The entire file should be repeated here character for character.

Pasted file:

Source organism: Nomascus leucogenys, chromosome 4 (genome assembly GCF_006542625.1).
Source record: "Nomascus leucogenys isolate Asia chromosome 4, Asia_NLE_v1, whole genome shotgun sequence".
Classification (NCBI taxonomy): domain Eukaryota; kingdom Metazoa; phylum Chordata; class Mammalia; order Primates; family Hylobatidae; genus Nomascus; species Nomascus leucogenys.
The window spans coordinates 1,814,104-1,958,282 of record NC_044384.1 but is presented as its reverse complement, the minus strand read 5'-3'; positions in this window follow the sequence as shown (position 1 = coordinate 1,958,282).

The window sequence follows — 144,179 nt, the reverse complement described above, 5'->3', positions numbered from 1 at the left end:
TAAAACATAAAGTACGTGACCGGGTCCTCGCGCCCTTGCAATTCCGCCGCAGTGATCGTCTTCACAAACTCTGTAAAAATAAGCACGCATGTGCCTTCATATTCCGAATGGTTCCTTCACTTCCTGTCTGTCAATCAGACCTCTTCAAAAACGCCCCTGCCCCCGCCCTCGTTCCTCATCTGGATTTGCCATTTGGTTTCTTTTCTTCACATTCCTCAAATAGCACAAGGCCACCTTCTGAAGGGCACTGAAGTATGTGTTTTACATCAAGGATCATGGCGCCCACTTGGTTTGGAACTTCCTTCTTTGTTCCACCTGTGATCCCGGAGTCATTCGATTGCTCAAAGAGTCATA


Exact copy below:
Source organism: Nomascus leucogenys, chromosome 4 (genome assembly GCF_006542625.1).
Source record: "Nomascus leucogenys isolate Asia chromosome 4, Asia_NLE_v1, whole genome shotgun sequence".
Classification (NCBI taxonomy): domain Eukaryota; kingdom Metazoa; phylum Chordata; class Mammalia; order Primates; family Hylobatidae; genus Nomascus; species Nomascus leucogenys.
The window spans coordinates 1,814,104-1,958,282 of record NC_044384.1 but is presented as its reverse complement, the minus strand read 5'-3'; positions in this window follow the sequence as shown (position 1 = coordinate 1,958,282).

The window sequence follows — 144,179 nt, the reverse complement described above, 5'->3', positions numbered from 1 at the left end:
TAAAACATAAAGTACGTGACCGGGTCCTCGCGCCCTTGCAATTCCGCCGCAGTGATCGTCTTCACAAACTCTGTAAAAATAAGCACGCATGTGCCTTCATATTCCGAATGGTTCCTTCACTTCCTGTCTGTCAATCAGACCTCTTCAAAAACGCCCCTGCCCCCGCCCTCGTTCCTCATCTGGATTTGCCATTTGGTTTCTTTTCTTCACATTCCTCAAATAGCACAAGGCCACCTTCTGAAGGGCACTGAAGTATGTGTTTTACATCAAGGATCATGGCGCCCACTTGGTTTGGAACTTCCTTCTTTGTTCCACCTGTGATCCCGGAGTCATTCGATTGCTCAAAGAGTCATA